A series of the intraoperative C-arm images showing the insertion of the K-wire through the fractured dorsal cortex (a) to elevate intra-articular impaction (b and c)

Fig. 5
figure5

 A series of the intraoperative C-arm images showing the levering maneuver using multiple subchondral pins to recover the volar tilt

Fig. 6
figure6

Percutaneous clamping technique to reduce the fracture gap in coronal plane. a The C-arm images showing percutaneous clamping; b Percutaneous clamping and the levering maneuver described in Fig. 5

Fig. 7
figure7

 A series of the intraoperative C-arm images showing the fixation of intra-articular fragment and the dorsal fragment with distal locking screws inserted through the volar plate

Postoperative radiographs and CT were routinely checked to evaluate the quality of fracture reduction and fixation. Clinical and radiological assessments were performed at 6 weeks, 3 months, 6 months, and 12 months postoperatively according to our routine follow-up regime [12]. Radiological parameters including radial inclination, volar tilt, and radial height were measured on the PACS according to the protocols described in literature [14]. Differences in the radiological parameters between the postoperative values and those taken at the 12-month follow-up were compared using paired-samples t test. Clinical assessment and complications of included patients were recorded during follow-up. Patient wrist range of motion (ROMs), pain, and functional outcomes were evaluated according to the Disabilities of the Arm, Shoulder and Hand (DASH) score and the Gartland and Werley score at 12 months postoperatively. For the statistical tests, P < 0.05 was considered statistically significant. Statistical Product and Service Solutions (SPSS) software (SPSS version 18.0, SPSS, IBM Inc., Armonk, NY, USA) was used for all statistical analyses.

Results

Among the 41 patients enrolled during the study period, 35 were eligible for the final analysis. The other 6 patients were excluded because of a follow-up period less than 12 months. Patients’ demographics were shown in Table 1. There were 21 AO/OTA type C2 and 14 AO/OTA type C3 fractures. The mean age was 62.2 (29 to 83) years. The average follow-up time was 17.4 (12–24) months.

Table 1 Demographic data of the patients

Bone healing was achieved in all patients during follow-up. The union of bone was observed at 6 weeks postoperatively in 27 patients, and at 3 months in the other 8 patients. One patient had a superficial wound infection postoperatively. The incision healed smoothly after dressing changes and antibiotic treatment. No serious complication, such as nerve injury, tendon rupture, or implant failure was recorded during follow-up.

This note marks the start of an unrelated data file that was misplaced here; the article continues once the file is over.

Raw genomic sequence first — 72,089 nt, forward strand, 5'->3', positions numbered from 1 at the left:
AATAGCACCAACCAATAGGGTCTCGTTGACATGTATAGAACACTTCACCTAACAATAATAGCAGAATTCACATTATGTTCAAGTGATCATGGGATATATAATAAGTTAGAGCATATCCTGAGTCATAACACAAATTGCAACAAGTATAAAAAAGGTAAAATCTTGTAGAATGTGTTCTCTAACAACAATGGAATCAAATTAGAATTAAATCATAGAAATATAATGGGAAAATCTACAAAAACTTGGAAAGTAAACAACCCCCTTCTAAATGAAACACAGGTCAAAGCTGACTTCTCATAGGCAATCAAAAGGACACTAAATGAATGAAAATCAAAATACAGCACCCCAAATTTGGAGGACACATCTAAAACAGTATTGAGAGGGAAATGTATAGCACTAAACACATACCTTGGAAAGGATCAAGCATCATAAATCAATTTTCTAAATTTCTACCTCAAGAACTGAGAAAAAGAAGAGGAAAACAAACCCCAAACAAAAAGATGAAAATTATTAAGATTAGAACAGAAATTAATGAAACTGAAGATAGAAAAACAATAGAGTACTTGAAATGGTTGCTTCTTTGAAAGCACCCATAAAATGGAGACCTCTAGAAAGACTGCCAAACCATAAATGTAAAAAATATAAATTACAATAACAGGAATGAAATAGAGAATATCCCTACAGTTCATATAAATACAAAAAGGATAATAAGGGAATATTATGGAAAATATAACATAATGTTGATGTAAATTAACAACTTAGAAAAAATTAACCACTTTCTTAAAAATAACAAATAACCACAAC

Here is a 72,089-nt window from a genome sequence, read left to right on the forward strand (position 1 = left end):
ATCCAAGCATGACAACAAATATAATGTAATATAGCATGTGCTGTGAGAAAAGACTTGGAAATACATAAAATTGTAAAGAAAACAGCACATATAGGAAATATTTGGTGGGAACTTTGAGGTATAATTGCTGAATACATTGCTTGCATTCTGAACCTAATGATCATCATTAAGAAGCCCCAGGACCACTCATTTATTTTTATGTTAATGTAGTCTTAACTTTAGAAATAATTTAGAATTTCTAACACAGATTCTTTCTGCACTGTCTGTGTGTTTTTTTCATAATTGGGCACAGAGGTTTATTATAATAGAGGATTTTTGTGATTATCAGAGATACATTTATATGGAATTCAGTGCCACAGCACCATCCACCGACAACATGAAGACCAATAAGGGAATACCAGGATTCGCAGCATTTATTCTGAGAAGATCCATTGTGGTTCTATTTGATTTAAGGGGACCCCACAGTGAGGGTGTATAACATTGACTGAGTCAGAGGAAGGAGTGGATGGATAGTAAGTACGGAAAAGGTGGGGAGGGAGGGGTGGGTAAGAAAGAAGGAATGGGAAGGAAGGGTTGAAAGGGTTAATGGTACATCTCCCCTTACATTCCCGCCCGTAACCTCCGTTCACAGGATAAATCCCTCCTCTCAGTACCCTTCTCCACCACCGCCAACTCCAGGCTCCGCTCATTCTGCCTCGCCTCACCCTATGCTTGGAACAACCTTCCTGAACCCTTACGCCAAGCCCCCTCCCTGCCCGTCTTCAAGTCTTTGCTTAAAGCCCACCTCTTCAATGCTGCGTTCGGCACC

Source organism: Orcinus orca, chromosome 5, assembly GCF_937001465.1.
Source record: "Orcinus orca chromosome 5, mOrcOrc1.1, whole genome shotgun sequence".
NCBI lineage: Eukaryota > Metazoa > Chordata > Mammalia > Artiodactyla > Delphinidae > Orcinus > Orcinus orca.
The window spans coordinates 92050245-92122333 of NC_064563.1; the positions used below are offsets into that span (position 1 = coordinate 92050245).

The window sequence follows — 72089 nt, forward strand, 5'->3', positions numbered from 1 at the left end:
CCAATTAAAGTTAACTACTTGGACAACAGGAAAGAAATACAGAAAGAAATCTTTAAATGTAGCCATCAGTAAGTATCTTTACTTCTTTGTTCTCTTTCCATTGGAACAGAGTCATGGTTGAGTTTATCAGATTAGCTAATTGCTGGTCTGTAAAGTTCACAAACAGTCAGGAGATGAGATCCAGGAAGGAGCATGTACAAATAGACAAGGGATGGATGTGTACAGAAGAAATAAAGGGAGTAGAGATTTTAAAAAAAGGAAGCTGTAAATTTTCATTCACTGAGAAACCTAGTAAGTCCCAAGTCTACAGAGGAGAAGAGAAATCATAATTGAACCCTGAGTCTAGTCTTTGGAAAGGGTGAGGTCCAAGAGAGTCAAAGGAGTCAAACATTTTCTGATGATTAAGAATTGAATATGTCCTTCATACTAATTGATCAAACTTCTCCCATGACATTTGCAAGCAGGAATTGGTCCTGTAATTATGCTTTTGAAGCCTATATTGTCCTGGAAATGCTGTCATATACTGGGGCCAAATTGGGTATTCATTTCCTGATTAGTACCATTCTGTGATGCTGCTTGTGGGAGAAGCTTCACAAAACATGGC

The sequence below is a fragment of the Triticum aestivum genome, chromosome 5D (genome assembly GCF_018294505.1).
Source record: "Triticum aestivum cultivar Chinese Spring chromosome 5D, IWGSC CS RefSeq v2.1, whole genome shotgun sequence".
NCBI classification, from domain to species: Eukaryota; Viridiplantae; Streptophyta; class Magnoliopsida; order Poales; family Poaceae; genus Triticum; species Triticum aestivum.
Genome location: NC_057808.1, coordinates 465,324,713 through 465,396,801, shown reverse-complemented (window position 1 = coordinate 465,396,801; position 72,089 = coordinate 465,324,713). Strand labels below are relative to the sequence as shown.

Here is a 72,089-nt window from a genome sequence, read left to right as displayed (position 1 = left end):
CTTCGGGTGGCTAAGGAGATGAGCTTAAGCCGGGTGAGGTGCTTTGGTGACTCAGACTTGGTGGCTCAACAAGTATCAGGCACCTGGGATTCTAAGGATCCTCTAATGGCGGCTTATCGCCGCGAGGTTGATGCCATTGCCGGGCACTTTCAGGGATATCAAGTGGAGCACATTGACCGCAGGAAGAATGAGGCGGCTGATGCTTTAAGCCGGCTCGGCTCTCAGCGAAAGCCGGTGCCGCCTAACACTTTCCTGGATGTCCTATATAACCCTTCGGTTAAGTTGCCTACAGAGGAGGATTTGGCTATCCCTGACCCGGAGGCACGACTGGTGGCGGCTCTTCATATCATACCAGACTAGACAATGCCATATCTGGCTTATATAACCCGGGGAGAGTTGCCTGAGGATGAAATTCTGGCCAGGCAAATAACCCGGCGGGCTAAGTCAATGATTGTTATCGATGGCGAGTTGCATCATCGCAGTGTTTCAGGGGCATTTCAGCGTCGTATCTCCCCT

Adequate reduction was achieved in all patients considering radial height, radial inclination and volar tilt immediately postoperatively (Fig. 8). The immediate postoperative radial height was 10.4 ± 3.3 mm, the radial inclination was 20.6 ± 4.2 degrees, and volar tilt was 6.6 ± 4.6 degrees. Comparing the final follow-up radiographs with those taken immediate postoperatively, no statistically-significant change in volar tilt (P = 0.539), radial inclination (P = 0.142) or radial height (P = 0.275) was observed (Table 2). Most of the patients maintained good reduction during follow-up, except for two patients with C3 fracture who presented significant re-displacement of the dorsal fragment with the change of the volar tilt measured to be 12°and 15°respectively.

Fig. 8
figure8

Pre- and post-operative sagittal view CT images showing the reduction and fixation of the articular fragment. a Pre-operative CT image showed the articular step and gap, as well as the dorsal comminution of the fractured distal radius; b Post-operative CT image showed the articular step and gap were well reduced

Table 2 Radiographic evaluation during follow-up (Mean ± SD)

At 12 months postoperatively the mean ROMs in the injured side were measured to be: extension 71.3 ± 6.7 degrees, flexion 70.2 ± 4.6 degrees, pronation 82.4 ± 4.9 degrees, and supination 85.7 ± 5.1 degrees. No significant difference was observed compared with the contralateral normal wrist in pronation and supination, while statistically significant differences were observed in extension and flexion (Table 3). All of the patients achieved adequate clinical ROMs according to Ryu’s standard [15].

Table 3 Comparison of the range of motion between the Injured and the Contralateral normal wrist at 12 months postoperatively (Mean ± SD)